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John Heminge was paid twice for performances of a play called Cardenio by the King's Men at Greenwich Palace in 1613. In 1653 the stationer Humphrey Mosely registered his possession of a play called "The History of Cardenio by Mr. Fletcher and Shakespeare." In 1727 a play called The Double Falsehood was staged at Drury Lane and published as "Written originally by W. Shakespeare and now Revised and Adapted to the Stage by Mr. Theobald." Theobald claimed to have obtained a copy of Cardenio made by John Downes of the original script owned by the actor Thomas Betterton, which had been given by Shakespeare to "a natural daughter of his." Theobald mentioned opinion that the script might be mostly by Fletcher, and his version was not until recently thought to be Shakespearean. However, with the publication of Brean Hammond's Arden edition of the script opinion has become more sympathetic to its potential inclusion of some Shakespearean elements. Bernard Richards staged a version of it at the Edinburgh Festival in 2009, and Greg Doran developed a script for production at the RSC's Swan Theatre in 2011.

By contrast to the Theobald version, Charles Hamilton published an edition of Cardenio based on a manuscript in the British Library called The Second Maiden's Tragedy which he claimed to be in Shakespeare's handwriting, but which most scholars believe was composed by Thomas Middleton. Productions of this script have been staged at Oxford's Burton Taylor Theatre in March, 2004; at Essex University's Lakeside Theatre on October 15, 1998; on March 17, 1996, at the Linhart Theatre in New York; at the Next Theatre in Evanston Illinois in 1998; and by the Lone Star Ensemble at the 2100 Square Feet Theatre in Los Angeles in 2002.

The reconstituted version of the original script, created by Gregory Doran by drawing on the relevant episodes in Cervantes' Don Quixote, was indeed very successfully staged by the RSC at the Swan Theatre, Stratford-on-Avon in 2011 (for several online reviews, see the bibliography). A now largely lost play called Cardenio and associated with Shakespeare certainly once existed.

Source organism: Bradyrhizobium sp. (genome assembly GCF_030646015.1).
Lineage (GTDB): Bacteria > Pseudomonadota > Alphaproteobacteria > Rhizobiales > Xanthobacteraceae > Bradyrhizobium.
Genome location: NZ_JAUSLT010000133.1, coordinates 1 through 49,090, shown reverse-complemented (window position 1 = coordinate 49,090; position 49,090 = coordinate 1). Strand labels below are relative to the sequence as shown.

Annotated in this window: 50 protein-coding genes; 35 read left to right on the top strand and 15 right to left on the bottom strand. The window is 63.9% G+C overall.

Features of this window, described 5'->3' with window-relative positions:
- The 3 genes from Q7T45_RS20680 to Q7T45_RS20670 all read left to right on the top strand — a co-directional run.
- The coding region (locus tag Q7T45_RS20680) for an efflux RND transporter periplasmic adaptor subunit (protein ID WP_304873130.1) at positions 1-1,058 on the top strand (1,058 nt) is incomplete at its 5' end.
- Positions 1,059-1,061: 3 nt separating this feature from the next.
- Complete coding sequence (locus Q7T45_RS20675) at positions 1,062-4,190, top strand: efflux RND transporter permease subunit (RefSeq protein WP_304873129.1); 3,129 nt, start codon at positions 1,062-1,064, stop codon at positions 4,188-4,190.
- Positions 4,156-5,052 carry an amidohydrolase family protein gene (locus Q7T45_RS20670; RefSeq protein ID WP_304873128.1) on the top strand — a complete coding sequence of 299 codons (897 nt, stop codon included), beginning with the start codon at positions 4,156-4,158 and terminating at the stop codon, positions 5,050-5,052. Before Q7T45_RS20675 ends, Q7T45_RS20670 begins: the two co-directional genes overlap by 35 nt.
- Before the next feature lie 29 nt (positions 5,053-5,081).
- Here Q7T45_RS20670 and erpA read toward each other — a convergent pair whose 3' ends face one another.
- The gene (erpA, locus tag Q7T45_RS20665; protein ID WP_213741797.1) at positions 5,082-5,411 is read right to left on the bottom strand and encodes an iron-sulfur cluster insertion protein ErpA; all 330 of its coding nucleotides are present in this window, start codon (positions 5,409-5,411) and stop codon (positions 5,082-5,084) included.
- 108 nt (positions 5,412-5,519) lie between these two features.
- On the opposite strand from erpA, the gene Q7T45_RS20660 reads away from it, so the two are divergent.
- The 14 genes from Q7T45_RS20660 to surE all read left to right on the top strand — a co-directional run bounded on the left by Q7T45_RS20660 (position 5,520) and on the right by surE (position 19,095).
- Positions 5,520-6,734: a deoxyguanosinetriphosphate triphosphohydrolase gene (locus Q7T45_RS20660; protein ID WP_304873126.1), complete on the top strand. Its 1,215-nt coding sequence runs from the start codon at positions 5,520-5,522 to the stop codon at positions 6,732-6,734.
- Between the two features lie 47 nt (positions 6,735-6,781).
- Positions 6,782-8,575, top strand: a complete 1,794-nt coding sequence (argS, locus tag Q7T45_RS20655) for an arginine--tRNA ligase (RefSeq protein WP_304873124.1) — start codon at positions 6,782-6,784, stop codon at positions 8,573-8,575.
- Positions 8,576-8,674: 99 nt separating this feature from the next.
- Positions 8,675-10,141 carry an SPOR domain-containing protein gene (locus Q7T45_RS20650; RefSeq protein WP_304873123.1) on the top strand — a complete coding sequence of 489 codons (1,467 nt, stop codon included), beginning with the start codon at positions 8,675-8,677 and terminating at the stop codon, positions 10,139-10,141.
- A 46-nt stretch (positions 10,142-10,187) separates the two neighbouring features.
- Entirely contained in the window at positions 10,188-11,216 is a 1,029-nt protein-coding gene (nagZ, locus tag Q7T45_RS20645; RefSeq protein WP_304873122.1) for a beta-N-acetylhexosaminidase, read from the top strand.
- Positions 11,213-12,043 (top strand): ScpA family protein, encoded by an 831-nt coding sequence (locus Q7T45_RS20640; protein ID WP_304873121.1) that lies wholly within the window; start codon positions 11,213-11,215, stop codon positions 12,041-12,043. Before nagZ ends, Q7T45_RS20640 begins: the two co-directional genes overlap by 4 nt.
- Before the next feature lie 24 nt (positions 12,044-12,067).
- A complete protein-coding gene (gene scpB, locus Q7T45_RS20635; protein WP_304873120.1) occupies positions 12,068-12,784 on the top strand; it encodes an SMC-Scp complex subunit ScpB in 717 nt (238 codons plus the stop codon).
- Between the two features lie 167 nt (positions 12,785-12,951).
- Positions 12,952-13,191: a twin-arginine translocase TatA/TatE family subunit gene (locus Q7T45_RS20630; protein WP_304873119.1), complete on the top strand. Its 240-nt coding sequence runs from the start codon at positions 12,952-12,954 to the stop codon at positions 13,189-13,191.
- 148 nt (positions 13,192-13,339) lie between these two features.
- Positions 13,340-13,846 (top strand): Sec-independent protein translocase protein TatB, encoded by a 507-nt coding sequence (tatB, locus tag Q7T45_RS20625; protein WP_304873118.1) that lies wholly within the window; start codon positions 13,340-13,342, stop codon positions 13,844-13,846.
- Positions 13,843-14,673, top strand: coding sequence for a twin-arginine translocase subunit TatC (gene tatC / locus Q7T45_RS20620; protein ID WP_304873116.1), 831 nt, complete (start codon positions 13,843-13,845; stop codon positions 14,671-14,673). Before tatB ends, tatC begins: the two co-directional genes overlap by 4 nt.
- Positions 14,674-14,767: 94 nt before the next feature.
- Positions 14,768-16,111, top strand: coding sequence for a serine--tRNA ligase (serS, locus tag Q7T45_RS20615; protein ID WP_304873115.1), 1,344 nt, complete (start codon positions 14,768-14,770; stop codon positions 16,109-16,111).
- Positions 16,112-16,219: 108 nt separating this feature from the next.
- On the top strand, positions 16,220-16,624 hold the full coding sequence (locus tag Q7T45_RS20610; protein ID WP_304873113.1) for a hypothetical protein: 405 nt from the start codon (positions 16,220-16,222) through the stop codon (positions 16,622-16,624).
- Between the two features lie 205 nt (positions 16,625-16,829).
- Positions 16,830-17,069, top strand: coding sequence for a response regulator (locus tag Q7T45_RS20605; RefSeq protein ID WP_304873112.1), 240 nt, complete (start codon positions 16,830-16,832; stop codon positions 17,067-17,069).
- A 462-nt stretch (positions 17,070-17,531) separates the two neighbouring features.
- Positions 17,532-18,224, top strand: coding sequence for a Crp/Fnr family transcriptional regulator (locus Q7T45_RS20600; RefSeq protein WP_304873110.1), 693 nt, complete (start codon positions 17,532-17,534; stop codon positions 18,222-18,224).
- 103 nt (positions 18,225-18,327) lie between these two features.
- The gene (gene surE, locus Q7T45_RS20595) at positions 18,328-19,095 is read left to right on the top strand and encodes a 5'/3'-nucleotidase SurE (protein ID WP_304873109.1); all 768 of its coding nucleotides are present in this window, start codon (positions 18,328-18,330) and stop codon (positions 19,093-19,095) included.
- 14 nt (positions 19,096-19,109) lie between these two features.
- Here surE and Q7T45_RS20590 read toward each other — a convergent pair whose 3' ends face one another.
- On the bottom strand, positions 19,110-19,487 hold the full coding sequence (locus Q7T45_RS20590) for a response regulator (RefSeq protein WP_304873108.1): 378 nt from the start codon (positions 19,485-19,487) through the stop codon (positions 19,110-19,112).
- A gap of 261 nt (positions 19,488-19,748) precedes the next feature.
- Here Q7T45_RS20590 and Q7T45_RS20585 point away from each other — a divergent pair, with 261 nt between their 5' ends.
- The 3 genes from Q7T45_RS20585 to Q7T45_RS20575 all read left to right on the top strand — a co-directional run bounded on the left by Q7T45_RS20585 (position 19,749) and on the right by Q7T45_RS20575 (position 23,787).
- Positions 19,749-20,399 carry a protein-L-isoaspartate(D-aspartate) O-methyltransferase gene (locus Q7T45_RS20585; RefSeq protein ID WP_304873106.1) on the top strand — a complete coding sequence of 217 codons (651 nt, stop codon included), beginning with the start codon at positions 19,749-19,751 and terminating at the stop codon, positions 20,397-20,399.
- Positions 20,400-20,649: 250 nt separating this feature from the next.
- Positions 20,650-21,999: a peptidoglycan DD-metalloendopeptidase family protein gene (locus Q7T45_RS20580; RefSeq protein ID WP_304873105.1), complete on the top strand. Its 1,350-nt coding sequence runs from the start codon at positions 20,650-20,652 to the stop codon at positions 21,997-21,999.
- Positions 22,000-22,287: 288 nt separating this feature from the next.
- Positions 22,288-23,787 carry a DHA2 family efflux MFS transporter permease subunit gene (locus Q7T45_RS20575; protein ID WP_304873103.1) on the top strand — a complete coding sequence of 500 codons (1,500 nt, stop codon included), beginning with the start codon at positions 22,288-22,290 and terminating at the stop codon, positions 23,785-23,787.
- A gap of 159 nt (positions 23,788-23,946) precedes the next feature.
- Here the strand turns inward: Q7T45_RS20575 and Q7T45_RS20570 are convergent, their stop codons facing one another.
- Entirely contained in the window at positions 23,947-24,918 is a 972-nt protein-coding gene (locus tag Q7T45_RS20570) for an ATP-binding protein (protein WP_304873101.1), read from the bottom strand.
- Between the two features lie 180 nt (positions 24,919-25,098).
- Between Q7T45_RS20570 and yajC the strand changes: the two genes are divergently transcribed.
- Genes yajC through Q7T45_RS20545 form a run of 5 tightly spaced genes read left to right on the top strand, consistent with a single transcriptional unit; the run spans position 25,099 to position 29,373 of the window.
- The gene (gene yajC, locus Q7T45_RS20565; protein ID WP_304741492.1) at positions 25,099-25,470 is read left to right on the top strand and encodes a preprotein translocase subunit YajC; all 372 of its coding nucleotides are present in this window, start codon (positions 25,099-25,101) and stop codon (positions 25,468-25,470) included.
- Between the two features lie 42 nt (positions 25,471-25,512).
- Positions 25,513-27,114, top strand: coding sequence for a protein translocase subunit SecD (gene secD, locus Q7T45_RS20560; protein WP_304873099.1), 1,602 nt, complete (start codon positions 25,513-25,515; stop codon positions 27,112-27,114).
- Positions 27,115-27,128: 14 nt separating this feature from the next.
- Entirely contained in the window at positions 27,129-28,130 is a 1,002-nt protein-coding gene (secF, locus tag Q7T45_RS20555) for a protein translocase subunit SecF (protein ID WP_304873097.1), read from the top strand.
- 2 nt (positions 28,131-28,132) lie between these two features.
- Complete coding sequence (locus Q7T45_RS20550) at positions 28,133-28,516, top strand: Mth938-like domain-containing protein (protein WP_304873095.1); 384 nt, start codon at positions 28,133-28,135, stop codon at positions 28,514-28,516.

Brown, Mark. "'Shakespeare's lost play' no hoax, says expert." The Guardian, London, March 15, 2010.

Carnegie, David, and Gary Taylor, eds. The Quest for "Cardenio": Shakespeare, Fletcher, Cervantes and the Lost Play. New York: Oxford University Press, 2012.

Doran, Gregory. Cardenio: Shakespeare's Lost Play Re-imagined. London: Nick Heron Books, 2011. [Performed at the Swan Theatre by the RSC, 2011]

Grove, Valerie. "Did Shakespeare Write Double Falsehood?" Review of Double Falsehood, edited by Brean Hammond. The Times, London, April 10, 2010.

Hamilton, Charles. Cardenio, or, The Second Maid's Tragedy, by William Shakespeare and John Fletcher. Lakewood, CO: Glenbridge Publishing, 1994.

Hammond, Brean, ed. Double Falsehood, or, The Distressed Lovers. London: Arden Shakespeare, 2010.

McGee, Celia. "Shakespearean Brushes up His Playwriting" [on a production of S. Greenblatt's version of Cardenio, American Repertory Theatre, Cambridge, MA], New York Times, May 4, 2008.

Metz, G. Harold, ed. Four Plays Assigned to Shakespeare (Edward III, Sir Thomas More, Cardenio, The Two Noble Kinsmen): An Annotated Bibliography. New York: Garland, 1982. [See p. xxi]

Metz, G. Harold. "Stage History of Cardenio—Double Falsehood." Theatre History Studies 6 (1986): 87-92.

Shaltz, Justin. Review of Cardenio, or the Second Maiden's Tragedy, directed by Kate Buckley, Next Theatre Company at Noyes Cultural Center, Evanston, IL, April 6-May 2, 1998. Shakespeare Bulletin 16, no. 3 (1998): 20-21. [An earlier version of this review at Shaltz Shakespeare Reviews]

Soloski, Alexis. "A Lost Shakespeare? It's a Mystery." [Double Falsehood in London, January 2011, and at RSC, April 2011.] New York Times, March 13, 2011.

Taylor, Gary. "How I found Cardenio, Shakespeare's lost play." Guardian Theatre Blog, November 18, 2011.

Wilson, Richard. "Unseasonable Laughter: The Context of Cardenio." In Shakespeare's Late Plays: New Readings, edited by Jennifer Richards and James Knowles, 193-209. Edinburgh: Edinburgh University Press, 1999.

Except where otherwise specified, all written commentary is © 2016, Hugh Macrae Richmond